Wife pays tribute to charity boss who died in cycling accident in Oxfordshire

Tim Joss died in a cycling accident in Oxfordshire (Family handout)
Tim Joss died in a cycling accident in Oxfordshire (Family handout)

A charity boss has been killed after he was hit by a car while cycling in Oxfordshire, his wife has said.

Tim Joss, 68, had “just gone to the shops” when the “tragic accident” happened in the Brize Norton area on Wednesday.

Science writer and broadcaster Vivienne Parry paid tribute to her “darling, adored husband” describing him as a visionary who was deeply loved.

Mrs Parry told the Standard: “He had only popped out. There is a half cup of tea on the draining board and you expect him to walk back at any moment.

“He was travelling along a country road and he was hit from behind by a car and the air ambulance was dispatched but he was pronounced dead at the scene.”

Mrs Parry described how her husband would play the piano daily and would often play to her while she gardened.

She added: “Although Tim was not a professional pianist he played piano to a concert standard and he played every single day of his life.

“He played for at least an hour every morning and then he played throughout the day.

“He would open the windows so I could hear him everywhere in the garden playing… He was a fantastic player but he wanted to go into the arts on the administration side, not on the performance side.”

The pair lived together in Oxfordshire but had also been based in London for 20 years, first in Muswell Hill and later in Camden. Parry's two adult children, Owen and Ellis, were Joss's stepsons, and Joss has a daughter, Hannah, from his first marriage, and a granddaughter, Clemency.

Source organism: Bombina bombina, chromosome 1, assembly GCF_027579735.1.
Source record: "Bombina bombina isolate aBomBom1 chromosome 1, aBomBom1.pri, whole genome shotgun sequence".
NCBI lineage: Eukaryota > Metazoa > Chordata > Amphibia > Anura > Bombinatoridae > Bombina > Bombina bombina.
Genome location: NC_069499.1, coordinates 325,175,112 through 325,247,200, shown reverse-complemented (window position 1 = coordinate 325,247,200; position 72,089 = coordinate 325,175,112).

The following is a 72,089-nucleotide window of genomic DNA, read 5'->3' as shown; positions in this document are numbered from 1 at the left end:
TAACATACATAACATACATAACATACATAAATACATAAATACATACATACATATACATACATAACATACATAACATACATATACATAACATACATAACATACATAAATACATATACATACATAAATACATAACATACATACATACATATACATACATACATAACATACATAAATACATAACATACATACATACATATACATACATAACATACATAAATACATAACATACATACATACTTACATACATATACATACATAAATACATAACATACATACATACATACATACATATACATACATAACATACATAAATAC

Mr Joss founded the charity Arts Enterprise with a Social Purpose (Aesop) in July 2014.

The charity pioneered “evidenced-based arts solutions to society’s problems,” most notably with the Dance to Health programme - which provided dance lessons that helped older people build up their strength and balance.

Mrs Parry described how one of Mr Joss’ proudest moments was presenting a group of dancers to NHS CEO Amanda Pritchard.

She added: “He was recognised as a visionary by people in the arts world and he had a fantastic reputation for doing these extraordinary things, getting all these Dance to Health classes going all over the country.”

The charity has also worked in prisons, particularly helping women who had struggled with addiction.

Chair of Aesop, Professor Kevin Fenton, who is also the regional director of public health for NHS London, said he, the other trustees and staff, were devastated by the news.

He said: “We are so very sorry to lose our wonderful colleague and friend Tim. It was a privilege to work closely with him to realise ambitions of Aesop over many years.

“We will deeply miss his advocacy, passion and commitment to creative health.”